Prejudice is a difficult concept to measure. One possible way is to ask people the question, “Who would you not like to have as a neighbor?” When the World Values Survey (WVS) asks this question the order of the most popular responses goes like this: drug addicts, heavy drinkers, and homosexuals.
In the United States, for example, 26% of respondents to the WVS said that they would not like to have homosexuals as neighbors – more than six times the number who said they would not like to have a person of a different race as a neighbor.
Simply stating that you wouldn’t want to have homosexuals as neighbors and actually acting on that belief are two different things. It isn’t like American families up and sell their houses just because a homosexual couple moves in next door. That would be crazy, right?
If people were making that choice then we would have a new measure of prejudice against homosexuals – the fall in housing prices that would result when a homosexual couple moved into a neighborhood and caused an increase in the supply of homes on the market.
We have already seen here, though, that having homosexual neighbors actually increases home values. So while 26% of Americans may state they would object to having homosexual neighbors, on average this prejudice in not showing up on the housing market.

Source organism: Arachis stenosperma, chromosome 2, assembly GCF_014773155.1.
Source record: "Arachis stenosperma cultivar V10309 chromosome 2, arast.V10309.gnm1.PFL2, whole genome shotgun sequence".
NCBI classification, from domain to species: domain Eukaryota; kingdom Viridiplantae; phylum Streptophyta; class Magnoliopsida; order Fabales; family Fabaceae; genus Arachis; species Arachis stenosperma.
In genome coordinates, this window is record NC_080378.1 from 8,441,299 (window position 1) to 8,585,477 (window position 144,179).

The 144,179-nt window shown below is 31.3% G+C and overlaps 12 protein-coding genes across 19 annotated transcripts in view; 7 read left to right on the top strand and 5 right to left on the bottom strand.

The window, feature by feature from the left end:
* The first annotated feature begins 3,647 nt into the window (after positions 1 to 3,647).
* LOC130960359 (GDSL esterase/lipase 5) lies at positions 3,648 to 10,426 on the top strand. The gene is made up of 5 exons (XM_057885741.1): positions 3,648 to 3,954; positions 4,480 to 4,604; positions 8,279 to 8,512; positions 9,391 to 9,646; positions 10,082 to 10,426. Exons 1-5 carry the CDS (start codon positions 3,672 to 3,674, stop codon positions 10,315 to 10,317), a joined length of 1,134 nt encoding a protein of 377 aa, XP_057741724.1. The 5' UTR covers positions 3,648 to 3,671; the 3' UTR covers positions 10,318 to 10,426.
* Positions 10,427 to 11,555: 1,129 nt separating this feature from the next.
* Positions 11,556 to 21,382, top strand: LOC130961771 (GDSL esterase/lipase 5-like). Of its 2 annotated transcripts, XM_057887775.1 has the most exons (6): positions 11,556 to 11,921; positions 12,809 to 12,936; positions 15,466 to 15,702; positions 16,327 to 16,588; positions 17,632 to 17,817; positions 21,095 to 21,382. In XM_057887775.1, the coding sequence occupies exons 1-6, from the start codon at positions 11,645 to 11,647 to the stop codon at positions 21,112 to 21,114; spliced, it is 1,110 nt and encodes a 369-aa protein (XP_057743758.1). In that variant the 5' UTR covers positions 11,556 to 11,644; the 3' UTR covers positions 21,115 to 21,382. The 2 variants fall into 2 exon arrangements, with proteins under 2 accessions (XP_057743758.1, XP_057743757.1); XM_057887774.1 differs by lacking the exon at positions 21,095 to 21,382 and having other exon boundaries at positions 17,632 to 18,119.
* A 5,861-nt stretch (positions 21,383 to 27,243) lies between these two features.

But that is just the average and an interesting new economics paper that uses data from over 20,000 home sales in Columbus, Ohio finds, not surprisingly, that the political leaning of the neighborhood matters when it comes to the relationship between the percentage of homosexual households and home values.
They find an increase in same-sex households in a neighborhood that is more socially liberal leads to higher home values while an increase in same-sex households in a neighborhood that is more socially conservative leads to lower home values.
Remarkably, they find that just one additional same-sex couple (per 1000 households) in an extremely socially conservative neighborhood reduces house prices in that neighborhood by a full 1%.
In buying and selling houses this type of discrimination probably only affects same-sex couples in that their mere presence in a conservative area reduces the value of their own home. I suspect that in rental markets, however, prejudice in housing has a more direct effect on same-sex couples. If a landlord perceives that renting to same-sex couples will reduce his/her ability to rent out other units in the same building then it might be difficult for homosexual couples to find rental housing in conservative areas.
This story reminds me of a time that I tried to rent an apartment in a French area in Canada. When I arrived to see the unit the landlord took one look at me and said angrily “No English!” In France, where I live now, according to the WVS, 28% of people say they would not like to have a neighbor who speaks a different language and, as any English speaker who has lived here will verify, that means one thing for Anglos in France – higher rents.
For those of you who are interested in the amazing data available on values around the world made available by the WVS check out the online data analyzer available on their website. It is easy to use and full of interesting international comparisons on a wide variety of beliefs and morals.
Christaforea, David and Susane Leguizamon (2012). “The influence of gay and lesbian coupled households on house prices in conservative and liberal neighborhoods.” Journal of Urban Economics, Vol. 71(1): pp 258–267.